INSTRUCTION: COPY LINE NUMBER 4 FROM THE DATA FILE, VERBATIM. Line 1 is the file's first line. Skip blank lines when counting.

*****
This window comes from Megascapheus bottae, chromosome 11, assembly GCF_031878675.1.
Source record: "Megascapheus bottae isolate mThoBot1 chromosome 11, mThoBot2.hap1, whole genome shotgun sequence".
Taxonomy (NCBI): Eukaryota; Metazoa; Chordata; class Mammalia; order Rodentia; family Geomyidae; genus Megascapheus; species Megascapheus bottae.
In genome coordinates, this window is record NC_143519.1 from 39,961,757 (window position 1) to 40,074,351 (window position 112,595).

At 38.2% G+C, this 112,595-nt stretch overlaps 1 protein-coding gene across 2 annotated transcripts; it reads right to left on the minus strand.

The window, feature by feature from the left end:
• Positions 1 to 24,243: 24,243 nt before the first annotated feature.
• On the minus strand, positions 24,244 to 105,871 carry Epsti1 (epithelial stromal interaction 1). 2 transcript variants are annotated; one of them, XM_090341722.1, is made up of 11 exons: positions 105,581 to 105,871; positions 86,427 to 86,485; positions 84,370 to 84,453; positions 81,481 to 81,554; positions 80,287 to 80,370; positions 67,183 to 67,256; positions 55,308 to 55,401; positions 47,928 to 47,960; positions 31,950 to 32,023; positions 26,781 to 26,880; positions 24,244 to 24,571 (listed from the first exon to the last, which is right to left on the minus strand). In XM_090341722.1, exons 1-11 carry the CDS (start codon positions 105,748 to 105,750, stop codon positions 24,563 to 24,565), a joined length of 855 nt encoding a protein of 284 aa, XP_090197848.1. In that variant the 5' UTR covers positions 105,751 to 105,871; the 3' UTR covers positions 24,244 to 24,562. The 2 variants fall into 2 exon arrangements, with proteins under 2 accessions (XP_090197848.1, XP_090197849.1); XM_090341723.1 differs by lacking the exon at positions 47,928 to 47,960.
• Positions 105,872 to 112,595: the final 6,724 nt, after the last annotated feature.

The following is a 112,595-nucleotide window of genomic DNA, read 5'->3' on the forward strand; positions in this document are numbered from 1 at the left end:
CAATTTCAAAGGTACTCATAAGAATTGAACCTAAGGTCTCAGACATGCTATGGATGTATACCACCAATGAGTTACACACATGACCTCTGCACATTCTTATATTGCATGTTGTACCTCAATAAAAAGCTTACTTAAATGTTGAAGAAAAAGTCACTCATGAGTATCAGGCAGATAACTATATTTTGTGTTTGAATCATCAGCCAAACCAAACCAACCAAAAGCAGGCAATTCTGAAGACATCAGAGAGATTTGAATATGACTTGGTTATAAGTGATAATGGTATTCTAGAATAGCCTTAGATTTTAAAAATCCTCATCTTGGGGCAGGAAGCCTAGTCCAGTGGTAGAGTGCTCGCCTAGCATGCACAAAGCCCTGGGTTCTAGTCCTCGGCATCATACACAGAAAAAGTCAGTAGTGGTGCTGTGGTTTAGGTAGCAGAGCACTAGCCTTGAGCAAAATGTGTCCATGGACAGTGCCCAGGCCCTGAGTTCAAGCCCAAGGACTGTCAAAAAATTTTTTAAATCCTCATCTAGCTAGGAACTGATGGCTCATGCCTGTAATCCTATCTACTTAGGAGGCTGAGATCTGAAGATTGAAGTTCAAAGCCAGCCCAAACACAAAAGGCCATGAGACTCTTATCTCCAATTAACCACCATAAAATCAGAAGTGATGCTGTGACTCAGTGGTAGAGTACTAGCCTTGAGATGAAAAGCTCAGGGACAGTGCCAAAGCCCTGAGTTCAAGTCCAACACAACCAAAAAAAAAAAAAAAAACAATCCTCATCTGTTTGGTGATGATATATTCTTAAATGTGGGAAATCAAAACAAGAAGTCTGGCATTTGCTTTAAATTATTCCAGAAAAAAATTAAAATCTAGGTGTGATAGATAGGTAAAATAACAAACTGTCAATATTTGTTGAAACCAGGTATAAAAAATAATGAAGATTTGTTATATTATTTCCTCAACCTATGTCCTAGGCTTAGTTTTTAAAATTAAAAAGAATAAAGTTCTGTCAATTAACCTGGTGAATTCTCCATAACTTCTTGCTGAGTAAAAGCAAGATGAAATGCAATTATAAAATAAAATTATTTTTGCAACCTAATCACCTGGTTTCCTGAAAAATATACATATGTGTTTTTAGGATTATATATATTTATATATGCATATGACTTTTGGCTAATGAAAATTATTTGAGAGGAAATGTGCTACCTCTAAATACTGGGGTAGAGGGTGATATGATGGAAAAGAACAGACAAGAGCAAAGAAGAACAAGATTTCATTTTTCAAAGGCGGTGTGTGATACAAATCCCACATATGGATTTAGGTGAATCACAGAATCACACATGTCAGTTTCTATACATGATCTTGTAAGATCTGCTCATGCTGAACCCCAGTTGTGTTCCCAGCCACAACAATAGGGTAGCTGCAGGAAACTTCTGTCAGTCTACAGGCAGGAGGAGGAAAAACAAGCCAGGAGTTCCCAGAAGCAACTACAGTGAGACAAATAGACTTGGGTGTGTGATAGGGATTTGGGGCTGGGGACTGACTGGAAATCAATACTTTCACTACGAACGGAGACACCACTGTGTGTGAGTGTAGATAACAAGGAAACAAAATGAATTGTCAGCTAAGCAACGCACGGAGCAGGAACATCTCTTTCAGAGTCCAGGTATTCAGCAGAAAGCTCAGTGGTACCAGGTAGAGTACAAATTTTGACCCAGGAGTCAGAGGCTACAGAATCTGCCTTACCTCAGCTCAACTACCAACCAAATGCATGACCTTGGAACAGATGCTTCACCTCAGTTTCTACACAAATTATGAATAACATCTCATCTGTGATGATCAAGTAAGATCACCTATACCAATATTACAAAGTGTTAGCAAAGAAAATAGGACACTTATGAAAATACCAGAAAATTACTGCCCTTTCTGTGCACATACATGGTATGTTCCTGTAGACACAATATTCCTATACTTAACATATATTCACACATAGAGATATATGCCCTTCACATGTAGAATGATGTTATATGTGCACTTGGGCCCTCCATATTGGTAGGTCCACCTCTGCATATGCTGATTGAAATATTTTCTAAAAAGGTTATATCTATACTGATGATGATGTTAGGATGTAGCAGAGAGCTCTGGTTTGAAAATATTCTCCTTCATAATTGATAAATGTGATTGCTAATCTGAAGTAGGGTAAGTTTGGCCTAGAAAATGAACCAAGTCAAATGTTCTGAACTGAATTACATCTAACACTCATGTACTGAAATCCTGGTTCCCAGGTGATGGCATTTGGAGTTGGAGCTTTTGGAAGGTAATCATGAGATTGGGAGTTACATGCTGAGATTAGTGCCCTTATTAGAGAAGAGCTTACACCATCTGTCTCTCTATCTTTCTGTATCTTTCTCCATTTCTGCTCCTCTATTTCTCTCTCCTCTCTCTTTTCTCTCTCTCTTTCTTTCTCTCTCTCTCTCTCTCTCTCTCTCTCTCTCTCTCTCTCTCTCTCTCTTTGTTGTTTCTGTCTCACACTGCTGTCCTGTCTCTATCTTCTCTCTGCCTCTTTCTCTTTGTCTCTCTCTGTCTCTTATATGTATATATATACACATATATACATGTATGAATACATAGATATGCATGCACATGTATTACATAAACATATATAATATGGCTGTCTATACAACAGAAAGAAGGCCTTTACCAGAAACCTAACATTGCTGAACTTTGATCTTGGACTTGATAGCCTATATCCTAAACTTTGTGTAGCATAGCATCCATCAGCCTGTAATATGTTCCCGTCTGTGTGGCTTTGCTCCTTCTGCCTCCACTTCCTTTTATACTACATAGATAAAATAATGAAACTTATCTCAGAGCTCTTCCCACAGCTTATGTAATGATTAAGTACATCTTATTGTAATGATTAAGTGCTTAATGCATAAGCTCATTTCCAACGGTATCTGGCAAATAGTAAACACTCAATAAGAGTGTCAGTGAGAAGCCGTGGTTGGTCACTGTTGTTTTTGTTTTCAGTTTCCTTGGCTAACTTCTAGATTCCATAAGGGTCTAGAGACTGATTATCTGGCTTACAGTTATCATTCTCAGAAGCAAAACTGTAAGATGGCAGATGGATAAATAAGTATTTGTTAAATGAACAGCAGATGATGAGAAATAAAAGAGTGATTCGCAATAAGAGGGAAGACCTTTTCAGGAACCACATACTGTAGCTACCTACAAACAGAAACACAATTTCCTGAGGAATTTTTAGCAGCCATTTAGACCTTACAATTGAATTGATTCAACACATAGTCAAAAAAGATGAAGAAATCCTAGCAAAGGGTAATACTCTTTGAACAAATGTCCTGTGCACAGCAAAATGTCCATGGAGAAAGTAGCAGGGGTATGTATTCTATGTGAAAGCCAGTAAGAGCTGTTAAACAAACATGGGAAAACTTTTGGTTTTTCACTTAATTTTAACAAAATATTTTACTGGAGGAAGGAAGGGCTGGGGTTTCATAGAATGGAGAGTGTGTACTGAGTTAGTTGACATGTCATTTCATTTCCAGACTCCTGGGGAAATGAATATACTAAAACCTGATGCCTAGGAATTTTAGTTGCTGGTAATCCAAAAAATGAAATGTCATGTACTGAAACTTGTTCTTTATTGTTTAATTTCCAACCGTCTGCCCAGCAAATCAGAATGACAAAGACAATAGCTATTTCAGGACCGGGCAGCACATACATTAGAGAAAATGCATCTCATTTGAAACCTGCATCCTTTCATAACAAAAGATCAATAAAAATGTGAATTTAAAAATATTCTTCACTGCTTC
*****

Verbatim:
In genome coordinates, this window is record NC_143519.1 from 39,961,757 (window position 1) to 40,074,351 (window position 112,595).